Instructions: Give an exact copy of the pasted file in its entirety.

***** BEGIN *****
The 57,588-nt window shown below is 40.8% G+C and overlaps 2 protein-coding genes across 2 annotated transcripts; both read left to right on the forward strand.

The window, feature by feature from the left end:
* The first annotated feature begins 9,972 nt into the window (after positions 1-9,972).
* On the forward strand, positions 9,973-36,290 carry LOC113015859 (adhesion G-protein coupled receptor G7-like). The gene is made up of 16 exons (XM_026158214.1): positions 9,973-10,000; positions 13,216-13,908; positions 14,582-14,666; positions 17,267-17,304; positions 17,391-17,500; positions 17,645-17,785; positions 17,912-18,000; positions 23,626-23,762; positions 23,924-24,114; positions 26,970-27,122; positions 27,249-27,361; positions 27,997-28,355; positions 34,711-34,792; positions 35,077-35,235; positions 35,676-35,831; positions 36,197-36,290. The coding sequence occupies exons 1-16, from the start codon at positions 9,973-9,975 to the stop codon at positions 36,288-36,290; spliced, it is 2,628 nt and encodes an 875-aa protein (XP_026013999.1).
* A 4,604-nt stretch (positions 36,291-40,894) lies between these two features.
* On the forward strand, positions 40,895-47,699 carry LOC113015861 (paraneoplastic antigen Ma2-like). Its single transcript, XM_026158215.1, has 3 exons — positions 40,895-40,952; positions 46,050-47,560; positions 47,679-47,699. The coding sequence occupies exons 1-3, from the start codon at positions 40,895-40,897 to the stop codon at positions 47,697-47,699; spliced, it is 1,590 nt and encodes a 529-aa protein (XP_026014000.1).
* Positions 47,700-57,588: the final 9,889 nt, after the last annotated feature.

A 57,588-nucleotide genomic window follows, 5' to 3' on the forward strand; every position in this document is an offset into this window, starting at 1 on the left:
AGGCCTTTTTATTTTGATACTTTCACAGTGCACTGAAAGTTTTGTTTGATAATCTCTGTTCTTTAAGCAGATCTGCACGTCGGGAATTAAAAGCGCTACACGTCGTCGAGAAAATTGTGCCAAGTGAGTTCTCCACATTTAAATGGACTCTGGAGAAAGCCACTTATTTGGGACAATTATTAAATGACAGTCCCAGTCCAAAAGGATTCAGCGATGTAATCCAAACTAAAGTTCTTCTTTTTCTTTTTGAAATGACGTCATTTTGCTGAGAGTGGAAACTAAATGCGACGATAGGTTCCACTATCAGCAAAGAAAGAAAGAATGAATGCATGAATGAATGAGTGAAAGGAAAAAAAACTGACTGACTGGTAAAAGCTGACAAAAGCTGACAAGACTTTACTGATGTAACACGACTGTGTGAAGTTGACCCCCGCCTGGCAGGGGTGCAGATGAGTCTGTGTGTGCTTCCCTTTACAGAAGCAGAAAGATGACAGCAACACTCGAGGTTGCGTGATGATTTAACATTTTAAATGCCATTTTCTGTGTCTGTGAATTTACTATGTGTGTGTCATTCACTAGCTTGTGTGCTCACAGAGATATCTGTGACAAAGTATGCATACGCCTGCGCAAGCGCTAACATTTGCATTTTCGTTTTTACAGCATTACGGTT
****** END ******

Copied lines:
The 57,588-nt window shown below is 40.8% G+C and overlaps 2 protein-coding genes across 2 annotated transcripts; both read left to right on the forward strand.

The window, feature by feature from the left end:
* The first annotated feature begins 9,972 nt into the window (after positions 1-9,972).
* On the forward strand, positions 9,973-36,290 carry LOC113015859 (adhesion G-protein coupled receptor G7-like). The gene is made up of 16 exons (XM_026158214.1): positions 9,973-10,000; positions 13,216-13,908; positions 14,582-14,666; positions 17,267-17,304; positions 17,391-17,500; positions 17,645-17,785; positions 17,912-18,000; positions 23,626-23,762; positions 23,924-24,114; positions 26,970-27,122; positions 27,249-27,361; positions 27,997-28,355; positions 34,711-34,792; positions 35,077-35,235; positions 35,676-35,831; positions 36,197-36,290. The coding sequence occupies exons 1-16, from the start codon at positions 9,973-9,975 to the stop codon at positions 36,288-36,290; spliced, it is 2,628 nt and encodes an 875-aa protein (XP_026013999.1).
* A 4,604-nt stretch (positions 36,291-40,894) lies between these two features.
* On the forward strand, positions 40,895-47,699 carry LOC113015861 (paraneoplastic antigen Ma2-like). Its single transcript, XM_026158215.1, has 3 exons — positions 40,895-40,952; positions 46,050-47,560; positions 47,679-47,699. The coding sequence occupies exons 1-3, from the start codon at positions 40,895-40,897 to the stop codon at positions 47,697-47,699; spliced, it is 1,590 nt and encodes a 529-aa protein (XP_026014000.1).
* Positions 47,700-57,588: the final 9,889 nt, after the last annotated feature.

A 57,588-nucleotide genomic window follows, 5' to 3' on the forward strand; every position in this document is an offset into this window, starting at 1 on the left:
AGGCCTTTTTATTTTGATACTTTCACAGTGCACTGAAAGTTTTGTTTGATAATCTCTGTTCTTTAAGCAGATCTGCACGTCGGGAATTAAAAGCGCTACACGTCGTCGAGAAAATTGTGCCAAGTGAGTTCTCCACATTTAAATGGACTCTGGAGAAAGCCACTTATTTGGGACAATTATTAAATGACAGTCCCAGTCCAAAAGGATTCAGCGATGTAATCCAAACTAAAGTTCTTCTTTTTCTTTTTGAAATGACGTCATTTTGCTGAGAGTGGAAACTAAATGCGACGATAGGTTCCACTATCAGCAAAGAAAGAAAGAATGAATGCATGAATGAATGAGTGAAAGGAAAAAAAACTGACTGACTGGTAAAAGCTGACAAAAGCTGACAAGACTTTACTGATGTAACACGACTGTGTGAAGTTGACCCCCGCCTGGCAGGGGTGCAGATGAGTCTGTGTGTGCTTCCCTTTACAGAAGCAGAAAGATGACAGCAACACTCGAGGTTGCGTGATGATTTAACATTTTAAATGCCATTTTCTGTGTCTGTGAATTTACTATGTGTGTGTCATTCACTAGCTTGTGTGCTCACAGAGATATCTGTGACAAAGTATGCATACGCCTGCGCAAGCGCTAACATTTGCATTTTCGTTTTTACAGCATTACGGTT